It was great fun to be away, but it's also good to be home.
In Swaziland, people greet one another with the word sawubona
, which means "I see you." It's more than "hello."
Last night, John and I attended "Companions in Healing," a healing mission offered this week in eight cities throughout our diocese. We received the laying on of hands from Swaziland Bishop Meshack Mabuza, his wife Lucy, our own bishop Alan Scarfe, and his wife Donna. Iowa and Swaziland are companion dioceses; Bishop Scarfe brought Bishop Mabuza to be among us, sharing his teaching and his healing gifts.
The healing service followed a musical (or non-musical, depending on how one feels about harmonica with piano accompaniment and a way-under-the-pitch violin) prelude and Holy Eucharist. Afterwards, people waited for over two hours for the laying on of hands and anointing. The healing required this amount of time because both bishops and their spouses together attended each individual; they spent at least five minutes with every person who approached.
So it was that sixteen holy hands touched us as four separate voices prayed. I could not hear Lucy Mabuza's words, but both Donna Scarfe and Bishop Mabuza spoke in tongues, we believe. Underneath that wondrous sound, I heard the steady, warm current of our bishop's voice. He then anointed us. For those of you at Seabury who remember the day that healing oil nearly blinded me for hours, causing me to adopt several weird squinting poses in Frank's Old Testament class, I'm happy to report that no oil seeped into my eyes.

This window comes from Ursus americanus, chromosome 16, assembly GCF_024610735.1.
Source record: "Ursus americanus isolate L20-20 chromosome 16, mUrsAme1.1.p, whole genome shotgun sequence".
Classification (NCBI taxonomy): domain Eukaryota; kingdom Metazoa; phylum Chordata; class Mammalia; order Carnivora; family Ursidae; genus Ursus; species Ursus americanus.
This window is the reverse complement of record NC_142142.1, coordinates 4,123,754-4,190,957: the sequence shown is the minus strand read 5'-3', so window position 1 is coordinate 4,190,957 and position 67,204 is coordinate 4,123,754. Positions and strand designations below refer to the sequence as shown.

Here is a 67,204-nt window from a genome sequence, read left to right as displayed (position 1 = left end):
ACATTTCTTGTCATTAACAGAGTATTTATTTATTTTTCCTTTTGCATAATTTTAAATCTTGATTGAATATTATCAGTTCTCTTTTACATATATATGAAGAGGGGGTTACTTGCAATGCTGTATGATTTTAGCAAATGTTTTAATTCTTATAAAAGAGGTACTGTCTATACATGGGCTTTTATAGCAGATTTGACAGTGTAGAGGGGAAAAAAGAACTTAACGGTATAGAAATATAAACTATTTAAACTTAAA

I felt jolted by new energy as we left the altar, and find today that ordinary words do not fully describe the joy of the experience. I'm content simply to say that I asked for prayers to combat my insidious competitiveness with John as we share roles as seminarians in separate locations. We were blessed together last night in ways that I can't begin to describe -- or perhaps even to know.
Last night, I felt that I was seen
. I see you. Sawubona.